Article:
Preventing Mass Shootings Will Take Money for School Behavioral Health Support, Lawmaker Says


OLYMPIA — A state lawmaker from Olympia on Monday called on the Legislature in 2020 to revise the state budget to provide more funding for school safety and mental health support for students.

Democratic state Rep. Laurie Dolan was the lead sponsor this year of a bill, which Gov. Jay Inslee signed into law, to evaluate potential or actual threatening behavior of students to find "facts or evidence that the threat is likely to be carried out."

Lawmakers approved $1.2 million in the two-year state budget and tapped a federal grant to add one position in each of the state's nine educational service districts. Those employees will train and provide technical support to school officials on how to carry out the threat assessment program.

"What we know in studying the literature is that when mass shootings, God forbid, occur, they tend to happen in white suburban and often rural areas," Dolan said. "So what we wanted to do was make sure that whatever system we put into place for school safety, it would reach our smallest districts in Washington state as well as our biggest districts."

The measure is the "first and only law that acknowledges and codifies the importance of a comprehensive school safety support program," said John P. Welch, superintendent of the Puget Sound ESD, which serves schools in Pierce and King counties.

Dolan didn't get funding for other provisions of HB 1216 in 2019, and she's going back to the well. She is asking lawmakers next year to add more positions in each ESD -- one to provide training and technical support for behavioral health support and a second for safety planning and coordination with school districts. She made the announcement at a press conference at Columbia Junior High School in the Fife School District.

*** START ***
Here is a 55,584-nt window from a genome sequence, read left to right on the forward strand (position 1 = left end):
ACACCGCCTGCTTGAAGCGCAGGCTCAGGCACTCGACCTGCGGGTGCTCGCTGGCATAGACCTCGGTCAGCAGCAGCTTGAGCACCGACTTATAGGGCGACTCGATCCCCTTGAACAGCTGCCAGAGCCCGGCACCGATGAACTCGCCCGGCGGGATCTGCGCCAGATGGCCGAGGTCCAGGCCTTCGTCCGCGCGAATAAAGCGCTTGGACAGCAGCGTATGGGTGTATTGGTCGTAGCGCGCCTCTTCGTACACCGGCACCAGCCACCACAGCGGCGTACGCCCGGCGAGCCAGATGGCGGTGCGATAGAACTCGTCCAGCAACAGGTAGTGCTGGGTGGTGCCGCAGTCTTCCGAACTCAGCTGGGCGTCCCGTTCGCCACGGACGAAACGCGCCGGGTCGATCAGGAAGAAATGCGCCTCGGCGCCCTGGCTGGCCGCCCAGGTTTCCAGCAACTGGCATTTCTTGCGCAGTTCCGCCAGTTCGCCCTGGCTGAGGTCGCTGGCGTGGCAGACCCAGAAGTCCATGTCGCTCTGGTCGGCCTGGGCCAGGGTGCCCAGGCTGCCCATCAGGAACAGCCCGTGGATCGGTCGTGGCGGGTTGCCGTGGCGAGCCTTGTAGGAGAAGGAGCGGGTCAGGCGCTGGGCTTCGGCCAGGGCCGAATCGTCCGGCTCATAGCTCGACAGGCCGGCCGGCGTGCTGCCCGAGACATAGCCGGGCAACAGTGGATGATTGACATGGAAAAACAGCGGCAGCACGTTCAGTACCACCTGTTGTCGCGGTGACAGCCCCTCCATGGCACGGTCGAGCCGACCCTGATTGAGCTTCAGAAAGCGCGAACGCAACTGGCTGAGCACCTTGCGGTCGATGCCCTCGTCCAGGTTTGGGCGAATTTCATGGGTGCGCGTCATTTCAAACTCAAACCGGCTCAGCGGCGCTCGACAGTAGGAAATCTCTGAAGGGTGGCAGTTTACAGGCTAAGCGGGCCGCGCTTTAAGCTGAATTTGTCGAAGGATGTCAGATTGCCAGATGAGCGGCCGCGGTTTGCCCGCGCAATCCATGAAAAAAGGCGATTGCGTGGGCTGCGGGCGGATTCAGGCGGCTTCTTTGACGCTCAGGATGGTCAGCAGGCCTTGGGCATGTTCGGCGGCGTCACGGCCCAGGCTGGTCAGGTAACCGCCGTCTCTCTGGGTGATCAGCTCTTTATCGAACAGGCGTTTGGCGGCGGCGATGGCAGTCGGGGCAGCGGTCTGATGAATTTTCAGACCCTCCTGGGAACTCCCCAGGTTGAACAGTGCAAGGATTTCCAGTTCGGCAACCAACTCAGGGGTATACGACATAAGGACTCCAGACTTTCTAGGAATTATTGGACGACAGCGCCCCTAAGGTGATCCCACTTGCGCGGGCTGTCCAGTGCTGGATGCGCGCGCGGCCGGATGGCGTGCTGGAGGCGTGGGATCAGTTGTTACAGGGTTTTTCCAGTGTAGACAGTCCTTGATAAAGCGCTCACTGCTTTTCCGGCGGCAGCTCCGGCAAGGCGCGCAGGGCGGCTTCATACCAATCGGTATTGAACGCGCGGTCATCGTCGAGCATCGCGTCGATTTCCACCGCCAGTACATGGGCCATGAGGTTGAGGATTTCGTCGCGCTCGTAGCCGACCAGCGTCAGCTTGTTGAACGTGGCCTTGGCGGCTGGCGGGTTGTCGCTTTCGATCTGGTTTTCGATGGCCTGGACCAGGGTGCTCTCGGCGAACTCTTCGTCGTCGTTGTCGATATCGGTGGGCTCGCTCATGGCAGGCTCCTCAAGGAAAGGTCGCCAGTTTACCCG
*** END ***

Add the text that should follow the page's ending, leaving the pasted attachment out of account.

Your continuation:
The state's Office of Superintendent of Public Instruction on Monday submitted its request for about $4 million to add the positions in the supplemental state budget and also provide about $550,000 for work that OSPI must do to implement the school safety law, said Martin Mueller, OSPI's assistant superintendent for student engagement and support.

"School safety has to do with relationships between kids and adults," Dolan said in an interview. "When it's boiled down to its most common thing, that's what it is. And to have adults be aware enough of what's going on with individual kids that if kids are really in a situation where they need intervention that some adult in the school sees that."

Kevin Alfano, superintendent of Fife Public Schools, backed Dolan's initiative.

"Without action from our Legislature, students will continue to go without essential mental health and behavioral supports that they need and deserve. Data from the 2018 Healthy Youth survey in our region tells the story of students who are feeling more and more unsafe at school," Alfano said. "The majority of our students are able to cope with these stressors with the supports of their families.

"However, more and more students do not have adequate support systems in their life outside of school."

Dolan represents the 22nd Legislative District, which covers Olympia and parts of Lacey and Tumwater.